Complete Overview of Macaulay’s Method and Moment Area Method

Contents: Moment Area Method and Macaulay’s Method

  • Macaulay’s Method Definition
  • Macaulay’s Method for slope and deflection
  • Macaulay’s Method example 1: Slope and Deflection in a Simply supported Beam for Uniformly Distributed Load
  • Macaulay’s Method example 2: Slope and Deflection in an Overhanging Beam
  • Moment-Area Method
  • Moment Area Theorem
  • Example related to Moment Area Method
  • Bending Moment by parts
  • Applying Moment Area method on overhanging Beam with Uniformly distributed Loading for finding slope and deflection
  • Maximum Deflection due to unsymmetrical Loading
  • Q & As on Macaulay’s Method and Moment Area Method

Macaulay’s method

Mr W.H Macaulay devised Macaulay’s Method. Macaulay’s Method is very efficient for discontinuous loading conditions.

Macaulay’s Method (the double integration method) is a technique used in structural analysis to determine the deflection of Euler-Bernoulli beams and this method is very useful for case of discontinuous and/or discrete loading condition.

Macaulay’s Method for Slope and Deflection

Consider a small section of a Beam in which, at a particular section X, the shearing force is Q and the Bending Moment is M as shown below. At another section Y, distance ‘a’ along the Beam, a concentrated load F is applied which will change the Bending Moment for the points beyond Y.

Section of Beam

Between X and Y,

\\M=EI \frac{d^2 y}{dx^2}=M+Qx……………[1]\\\\EI \frac{dy}{dx}=Mx+Q\frac{x^2}{2} +C_1……………[2]\\\\EIy=M \frac{x^2}{2}+Q \frac{x^3}{6}+C_1 x+C_2……………[3]

And Beyond Y

M=EI \frac{d^2 y}{dx^2}=M+Qx-F(x-a)…………… [4]\\\\EI \frac{d y}{dx}=Mx+Q (x^2/2)-F (x^2/2)+Fax+C_3…………… [5]

EIy=M (x^2/2)+Q (x^3/6)-F (x^3/6)+Fa (x^2/2) C_3 x+C_4…………… [6]

For the slope at Y, equating [5] and [2] we get,

Mx+Q (x^2/2)+C_1= Mx+Q (x^2/2)-F (x^2/2)+Fax+C_3

But at Point Y, x = a

C_1=-F (a^2/2)+Fa^2+C_3\\\\C_3=C_1-F (a^2/2)

Substituting the above equation in [5]

EI \frac{dy}{dx}=Mx+Q (x^2/2)-F (x^2/2)+Fax+C_1-F (a^2/2)

EI \frac{dy}{dx}=Mx+Q (x^2/2)-F(x-a)^2/2+C_1………….[7]

Also, for the same deflection at Y equating (3) and (6), with (x=a) we get

M(a^2/2)+Q(a^3/6)+C_1 a+C_2=M(a^2/2)+Q(a^3/6)-F(a^3/6)+F(a^3/6)+C_3 a+C_4

On solving these equations and substituting value of C3

C_4=F(a^3/6)+C_2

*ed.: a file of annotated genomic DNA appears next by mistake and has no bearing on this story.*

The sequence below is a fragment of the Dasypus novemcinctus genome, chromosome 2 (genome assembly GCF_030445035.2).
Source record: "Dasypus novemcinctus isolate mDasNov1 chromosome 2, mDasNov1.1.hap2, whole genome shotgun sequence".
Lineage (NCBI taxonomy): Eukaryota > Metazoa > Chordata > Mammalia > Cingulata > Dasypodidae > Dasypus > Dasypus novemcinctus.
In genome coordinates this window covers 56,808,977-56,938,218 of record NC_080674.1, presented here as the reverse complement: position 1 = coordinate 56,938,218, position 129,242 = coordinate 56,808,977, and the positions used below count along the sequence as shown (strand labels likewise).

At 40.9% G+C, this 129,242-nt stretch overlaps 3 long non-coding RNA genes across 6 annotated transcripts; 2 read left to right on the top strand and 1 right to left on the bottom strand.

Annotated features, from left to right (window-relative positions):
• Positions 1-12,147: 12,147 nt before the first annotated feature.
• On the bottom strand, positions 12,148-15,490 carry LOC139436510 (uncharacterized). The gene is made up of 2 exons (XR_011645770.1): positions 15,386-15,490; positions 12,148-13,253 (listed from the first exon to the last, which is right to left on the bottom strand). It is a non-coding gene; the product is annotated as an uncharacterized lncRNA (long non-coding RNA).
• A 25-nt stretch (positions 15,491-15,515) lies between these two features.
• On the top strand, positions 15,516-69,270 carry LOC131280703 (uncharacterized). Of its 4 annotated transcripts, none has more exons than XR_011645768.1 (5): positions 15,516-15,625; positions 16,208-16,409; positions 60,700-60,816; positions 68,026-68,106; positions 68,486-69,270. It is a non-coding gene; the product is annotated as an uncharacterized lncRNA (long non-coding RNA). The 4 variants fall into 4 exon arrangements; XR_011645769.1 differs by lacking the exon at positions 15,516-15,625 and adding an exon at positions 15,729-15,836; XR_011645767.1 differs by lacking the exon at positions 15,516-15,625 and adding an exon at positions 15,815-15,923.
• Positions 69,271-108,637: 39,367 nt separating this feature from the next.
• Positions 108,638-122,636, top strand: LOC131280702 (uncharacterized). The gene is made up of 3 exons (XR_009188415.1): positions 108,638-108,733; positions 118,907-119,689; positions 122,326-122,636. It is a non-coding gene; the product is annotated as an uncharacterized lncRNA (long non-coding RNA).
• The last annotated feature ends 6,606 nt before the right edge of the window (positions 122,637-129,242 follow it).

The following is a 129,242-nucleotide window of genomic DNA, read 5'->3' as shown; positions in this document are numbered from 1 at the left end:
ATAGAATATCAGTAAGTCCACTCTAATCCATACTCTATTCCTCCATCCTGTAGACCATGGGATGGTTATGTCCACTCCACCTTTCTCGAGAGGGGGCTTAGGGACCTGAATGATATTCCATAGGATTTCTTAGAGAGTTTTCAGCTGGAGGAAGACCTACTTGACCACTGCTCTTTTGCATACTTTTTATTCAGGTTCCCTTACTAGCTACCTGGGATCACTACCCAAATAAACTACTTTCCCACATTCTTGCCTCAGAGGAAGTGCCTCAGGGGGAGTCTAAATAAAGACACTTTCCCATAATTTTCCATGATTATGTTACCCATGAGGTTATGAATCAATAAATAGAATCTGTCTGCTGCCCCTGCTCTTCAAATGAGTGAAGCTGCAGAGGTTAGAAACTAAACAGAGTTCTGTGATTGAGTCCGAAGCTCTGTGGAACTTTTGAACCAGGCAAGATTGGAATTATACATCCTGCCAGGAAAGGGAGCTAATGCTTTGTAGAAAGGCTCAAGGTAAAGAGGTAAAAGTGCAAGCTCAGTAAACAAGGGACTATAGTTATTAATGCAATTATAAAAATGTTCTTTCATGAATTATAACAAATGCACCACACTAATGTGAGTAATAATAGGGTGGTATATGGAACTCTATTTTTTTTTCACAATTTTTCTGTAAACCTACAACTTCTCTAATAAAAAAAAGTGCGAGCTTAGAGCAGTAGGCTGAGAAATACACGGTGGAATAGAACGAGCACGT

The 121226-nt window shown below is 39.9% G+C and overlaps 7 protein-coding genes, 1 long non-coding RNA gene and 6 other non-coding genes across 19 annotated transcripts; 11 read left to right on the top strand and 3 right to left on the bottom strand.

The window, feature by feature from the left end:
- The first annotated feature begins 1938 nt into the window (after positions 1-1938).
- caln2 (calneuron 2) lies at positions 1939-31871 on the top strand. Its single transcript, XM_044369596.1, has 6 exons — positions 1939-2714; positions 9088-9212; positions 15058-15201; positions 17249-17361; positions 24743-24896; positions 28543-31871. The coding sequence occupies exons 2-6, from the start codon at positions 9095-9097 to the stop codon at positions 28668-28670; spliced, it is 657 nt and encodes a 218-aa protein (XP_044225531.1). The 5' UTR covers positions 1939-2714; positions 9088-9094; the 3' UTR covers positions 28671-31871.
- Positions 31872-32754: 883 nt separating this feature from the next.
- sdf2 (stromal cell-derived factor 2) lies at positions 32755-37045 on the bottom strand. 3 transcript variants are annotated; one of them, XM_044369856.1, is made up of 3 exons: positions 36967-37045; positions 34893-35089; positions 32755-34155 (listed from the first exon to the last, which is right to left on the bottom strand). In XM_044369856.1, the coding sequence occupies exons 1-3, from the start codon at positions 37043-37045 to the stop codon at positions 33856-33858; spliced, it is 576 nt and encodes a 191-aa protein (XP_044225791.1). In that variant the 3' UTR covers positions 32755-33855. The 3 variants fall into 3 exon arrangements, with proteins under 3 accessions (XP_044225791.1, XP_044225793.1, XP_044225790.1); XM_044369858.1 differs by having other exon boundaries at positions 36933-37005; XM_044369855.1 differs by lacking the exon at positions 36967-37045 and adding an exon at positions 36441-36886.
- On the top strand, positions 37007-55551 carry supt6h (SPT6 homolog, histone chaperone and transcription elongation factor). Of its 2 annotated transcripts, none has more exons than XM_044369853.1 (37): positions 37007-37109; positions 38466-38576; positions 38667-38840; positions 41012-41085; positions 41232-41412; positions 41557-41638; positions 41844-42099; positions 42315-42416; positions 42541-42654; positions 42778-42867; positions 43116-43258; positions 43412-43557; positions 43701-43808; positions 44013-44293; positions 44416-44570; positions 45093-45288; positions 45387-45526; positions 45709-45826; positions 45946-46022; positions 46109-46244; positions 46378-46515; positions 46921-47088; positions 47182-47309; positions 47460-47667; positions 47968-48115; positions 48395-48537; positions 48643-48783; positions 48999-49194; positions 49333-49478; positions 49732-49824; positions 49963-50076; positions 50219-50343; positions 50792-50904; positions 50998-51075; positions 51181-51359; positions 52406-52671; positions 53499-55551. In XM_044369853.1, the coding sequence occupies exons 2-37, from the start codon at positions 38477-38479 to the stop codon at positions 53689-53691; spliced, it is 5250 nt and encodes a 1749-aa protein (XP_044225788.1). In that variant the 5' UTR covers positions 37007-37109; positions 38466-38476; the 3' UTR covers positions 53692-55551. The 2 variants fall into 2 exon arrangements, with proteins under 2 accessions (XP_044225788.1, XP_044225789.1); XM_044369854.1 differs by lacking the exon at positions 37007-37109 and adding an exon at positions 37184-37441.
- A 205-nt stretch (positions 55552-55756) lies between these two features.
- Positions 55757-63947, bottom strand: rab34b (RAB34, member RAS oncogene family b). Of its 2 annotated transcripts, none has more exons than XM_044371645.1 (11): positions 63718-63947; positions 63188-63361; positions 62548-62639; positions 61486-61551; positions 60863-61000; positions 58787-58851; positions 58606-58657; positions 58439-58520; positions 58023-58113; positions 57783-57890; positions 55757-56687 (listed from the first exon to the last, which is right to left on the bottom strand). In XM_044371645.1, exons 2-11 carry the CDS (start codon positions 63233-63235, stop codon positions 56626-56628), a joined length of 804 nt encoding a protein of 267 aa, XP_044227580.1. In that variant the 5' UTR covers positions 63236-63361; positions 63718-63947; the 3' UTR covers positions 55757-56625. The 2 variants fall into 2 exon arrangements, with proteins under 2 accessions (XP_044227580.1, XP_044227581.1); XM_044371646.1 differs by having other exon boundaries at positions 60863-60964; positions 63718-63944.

Substituting in equation [6] we get,

\large EIy=M x^2/2+Q x^3/6-F x^3/6+Fa (x^2/2)(C_1-F a^2/2)x+F(a^3/6)+C_2

\large EIy=M x^2/2+Q x^3/6-F (x-a)^3/6+C_1 x+C_2…………[8]

By further Investigating equations [4], [7] and [8] we can conclude that the Single Integration Method for obtaining Slope and deflection will still be applicable provided that the term F(x-a) is integrated with respect to (x-a) and not x. Also, the term W(x-a) is applicable only for (x>a) or when (x-a) is positive. Thus, these terms are called Macaulay terms. Macaulay terms should be integrated with respect to themselves and must be neglected when they are negative.

Thus, the generalized equation for the whole Beam becomes,

M=EI \frac{d^2 y}{dx^2}=M+Qx-F(x-a)

Macaulay’s Method example 1: Slope and Deflection in a Simply supported Beam for Uniformly Distributed Load

Consider a simply supported beam with uniformly distributed loading over the complete span. Let weight  acting at distance a from End A and W2 acting at a distance b from end A.

Simply supported beam with uniformly distributed loading over the complete span

The Bending Moment Equation for the above beam can be given by

EI\frac{d^2 y}{dx^2}=R_A x-w(x^2/2)- W_1 (x-a)-W_2 (x-b)

The U.D.L applied over the complete beam doesn’t require any special treatment associated with the Macaulay’s brackets or Macaulay’s terms. Keep in mind that Macaulay’s terms are integrated with respect to themselves. For above case (x-a) if it comes out negative then it must be ignored. Substituting the end conditions will yield the values of constants of integration in the conventional way and hence the required value of slopes and deflection.

In This case the U.D.L starts at point B the bending moment equation is modified and the uniformly distributed load term becomes Macaulay’s Bracket terms.

The Bending Moment equation for the above case is given below

EI \frac{d^2 y}{dx^2}=R_A x-w[(x-a)^2/2]- W_1 [(x-a)]-W_2 [(x-b)]

Integrating we get,

EI\frac{dy}{dx}=R_A(x^2/2)-w[(x-a)^3/6]-W_1 [(x-a)^2/2]-W_2 [(x-b)^2/2]+A

EIy=R_A(x^3/6)-w[(x-a)^4/24]-W_1 [(x-a)^3/6]-W_2 [(x-b)^3/6]+Ax+B

Macaulay’s Method example 2: Slope and Deflection in an Overhanging Beam

Given below is the overhanging beam in Fig. (a), we are need to calculate

(1) the equn for the elastic curve.

(2) the mid-values in-between the supports and at point E (indicate whether each  is up or down).

To determine the bending moment for the above beam the equivalent loading is used, is given below as Figure (b). In order to use Macaulay’s Bracket in the Bending Moment equations, we are required to extend each distributed load to the right end of the beam. We extends the 800 N/m loadings to point E and eliminates the un-necessary portion by applying an equal and opposite loadings to C-E. The global expression for the bending moment represented by free-body diagram in figure(c).

Fig. (b)
Fig. (c)

Substituting M into the differential equation for the elastic curve,

EI\frac{d^2 y}{dx^2}=1000x-400(x-1)^2+400(x-4)^2+2600(x-6)

Integrating it,